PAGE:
Knox College Chapel was filled to the brim last Friday as five ensembles offered songs to satisfy every musical taste. The evening was presented by the Skule Music Program, which is associated with the faculty of engineering but not restricted to engineering students. The program began with a stage band, founded in 1983, and that now includes a whole assortment of student-run groups including the Orchestra, Brass Ring, Jazz Combo, and Stage Band Blue.

The concert started off with the Orchestra’s skilful rendition of the first movement of Franz Schubert’s unfinished Symphony No. 8 in B. Minor. The group did an excellent job of handling the piece’s dramatic contrasts between gentle interludes and dark, sometimes frightening moments. They followed this sublime piece with a medley of light pop numbers by American composer Leroy Anderson, whose “Sleigh Ride” made many audience members smile.

The holiday theme continued with the seven-member Brass Ring, which includes two trumpets, a French horn, a trombone, and two tubas. This lively group donned Santa Claus hats and shared a number of holiday favourites, including a former group member’s arrangement of “Carol of the Bells” and a rendition of “The Huron Carol,” Canada’s oldest Christmas song. The group overcame a few rough patches in the first part of their performance to include a moving rendition of Handel’s “Hallelujah Chorus” and “I Saw Three Ships.”

Up next was Stage Band Blue, which was created in 2007 to accommodate the growing interest in the Skule Stage Band. Consisting almost entirely of freshmen and new members, this group offered big-band style jazz tunes including a lively Latin piece called “Sandunga,” which featured excellent trumpet, piano, and saxophone solos.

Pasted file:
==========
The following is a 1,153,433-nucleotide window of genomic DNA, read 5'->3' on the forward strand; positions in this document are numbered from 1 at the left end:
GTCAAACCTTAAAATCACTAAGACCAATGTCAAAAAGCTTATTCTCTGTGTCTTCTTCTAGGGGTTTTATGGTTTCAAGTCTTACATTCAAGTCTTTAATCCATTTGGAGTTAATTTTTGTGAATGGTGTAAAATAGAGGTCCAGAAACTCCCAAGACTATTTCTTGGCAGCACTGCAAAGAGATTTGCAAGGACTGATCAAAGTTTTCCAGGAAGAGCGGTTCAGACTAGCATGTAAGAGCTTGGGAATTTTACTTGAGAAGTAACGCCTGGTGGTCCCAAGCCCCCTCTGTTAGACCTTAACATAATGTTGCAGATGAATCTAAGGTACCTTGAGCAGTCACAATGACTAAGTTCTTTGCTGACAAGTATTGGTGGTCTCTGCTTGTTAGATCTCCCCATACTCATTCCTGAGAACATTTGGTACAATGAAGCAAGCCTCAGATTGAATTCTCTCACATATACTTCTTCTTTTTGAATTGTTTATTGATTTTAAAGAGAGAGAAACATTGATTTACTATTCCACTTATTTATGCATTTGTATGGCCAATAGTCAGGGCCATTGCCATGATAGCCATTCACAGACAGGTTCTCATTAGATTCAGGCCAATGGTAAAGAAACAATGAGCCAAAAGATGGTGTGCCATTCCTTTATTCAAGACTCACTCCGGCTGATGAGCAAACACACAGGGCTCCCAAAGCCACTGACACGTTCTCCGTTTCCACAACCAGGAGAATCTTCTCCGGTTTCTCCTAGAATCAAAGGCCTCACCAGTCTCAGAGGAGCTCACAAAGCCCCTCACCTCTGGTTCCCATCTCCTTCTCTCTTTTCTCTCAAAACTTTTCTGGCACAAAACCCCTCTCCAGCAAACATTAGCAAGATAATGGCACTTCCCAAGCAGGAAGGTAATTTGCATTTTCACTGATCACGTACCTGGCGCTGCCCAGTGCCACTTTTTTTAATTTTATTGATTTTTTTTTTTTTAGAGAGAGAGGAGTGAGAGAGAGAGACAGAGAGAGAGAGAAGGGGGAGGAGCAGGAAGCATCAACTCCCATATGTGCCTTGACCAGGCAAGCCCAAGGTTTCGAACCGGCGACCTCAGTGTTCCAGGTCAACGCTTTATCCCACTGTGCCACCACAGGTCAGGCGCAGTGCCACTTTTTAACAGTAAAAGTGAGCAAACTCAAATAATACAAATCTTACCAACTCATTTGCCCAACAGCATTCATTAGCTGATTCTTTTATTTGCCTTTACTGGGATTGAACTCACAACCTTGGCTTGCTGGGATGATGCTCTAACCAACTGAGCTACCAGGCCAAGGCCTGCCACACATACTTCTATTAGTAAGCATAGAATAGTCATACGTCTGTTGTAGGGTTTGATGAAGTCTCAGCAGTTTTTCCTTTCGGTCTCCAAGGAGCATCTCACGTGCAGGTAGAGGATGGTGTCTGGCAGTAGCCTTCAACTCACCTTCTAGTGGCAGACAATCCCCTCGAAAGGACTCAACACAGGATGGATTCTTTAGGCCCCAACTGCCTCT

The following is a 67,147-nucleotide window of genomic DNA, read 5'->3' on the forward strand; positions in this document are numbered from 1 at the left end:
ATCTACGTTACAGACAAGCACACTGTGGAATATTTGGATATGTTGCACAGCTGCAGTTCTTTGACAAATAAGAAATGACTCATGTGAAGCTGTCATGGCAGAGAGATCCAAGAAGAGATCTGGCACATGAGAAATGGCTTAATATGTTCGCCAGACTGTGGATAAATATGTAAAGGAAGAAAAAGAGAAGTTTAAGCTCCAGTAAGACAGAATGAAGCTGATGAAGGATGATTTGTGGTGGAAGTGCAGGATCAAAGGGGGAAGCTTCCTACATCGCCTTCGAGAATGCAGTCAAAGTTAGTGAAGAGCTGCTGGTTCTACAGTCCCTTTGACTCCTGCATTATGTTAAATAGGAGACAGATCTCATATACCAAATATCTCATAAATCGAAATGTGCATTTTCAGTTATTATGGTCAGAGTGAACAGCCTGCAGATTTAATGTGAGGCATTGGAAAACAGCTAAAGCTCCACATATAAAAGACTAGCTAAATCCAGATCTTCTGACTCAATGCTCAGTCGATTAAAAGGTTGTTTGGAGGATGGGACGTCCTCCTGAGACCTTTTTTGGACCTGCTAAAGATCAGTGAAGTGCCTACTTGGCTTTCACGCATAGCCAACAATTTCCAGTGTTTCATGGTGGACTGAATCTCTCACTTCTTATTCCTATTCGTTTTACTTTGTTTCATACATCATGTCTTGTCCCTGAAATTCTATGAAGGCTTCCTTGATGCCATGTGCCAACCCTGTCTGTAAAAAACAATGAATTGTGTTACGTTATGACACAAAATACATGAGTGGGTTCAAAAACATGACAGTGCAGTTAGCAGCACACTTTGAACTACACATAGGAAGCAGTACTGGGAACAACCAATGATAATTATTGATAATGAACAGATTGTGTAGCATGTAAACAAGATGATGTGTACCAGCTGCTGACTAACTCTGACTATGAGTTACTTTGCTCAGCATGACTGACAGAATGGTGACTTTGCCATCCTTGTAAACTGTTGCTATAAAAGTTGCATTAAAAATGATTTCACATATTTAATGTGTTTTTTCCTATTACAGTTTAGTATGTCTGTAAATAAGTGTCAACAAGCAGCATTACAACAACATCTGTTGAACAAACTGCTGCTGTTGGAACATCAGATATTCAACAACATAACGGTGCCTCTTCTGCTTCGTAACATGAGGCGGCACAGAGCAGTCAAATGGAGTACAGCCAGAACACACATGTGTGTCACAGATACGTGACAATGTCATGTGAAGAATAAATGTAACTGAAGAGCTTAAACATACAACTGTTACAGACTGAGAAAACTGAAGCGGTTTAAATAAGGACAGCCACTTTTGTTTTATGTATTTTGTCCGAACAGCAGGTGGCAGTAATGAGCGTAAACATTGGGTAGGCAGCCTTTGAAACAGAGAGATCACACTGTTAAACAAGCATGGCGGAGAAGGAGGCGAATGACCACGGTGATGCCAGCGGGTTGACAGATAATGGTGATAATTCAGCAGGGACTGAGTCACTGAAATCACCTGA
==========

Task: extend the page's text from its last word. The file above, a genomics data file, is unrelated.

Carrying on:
The jazz theme continued with the versatile six-member Jazz Combo, whose first piece, “Then There Was One” by Torontonian Chris Terry, had an expansive, almost New Age feel to it. The group then took a funkier turn with Herbie Hancock’s “Tell Me a Bedtime Story” and Hoagy Carmichael’s classic, “Georgia On My Mind.” These pieces included sustained piano and drums in the background with various solo instruments in the foreground, allowing the musicians to show off their impressive improvisational skills.

The concert concluded with the Skule Stage Band, whose tunes such as “The Chicken” by Alfred James Ellis and “Tank!” by Yoko Kanno had many of us tapping our feet. Perhaps the most refined of the ensembles, the Stage Band offered a flawless conclusion to a most excellent concert.

Looking for more Skule tunes this month? Upcoming events include the Skule Choir Concert and Sing-Along on Dec. 3, the Jazz Combo at Suds on Dec. 4, and the Engineering Science 75th Anniversary Concert on Dec. 17 with Isabel Bayrakdarian and Julian Kuerti. For more information, visit

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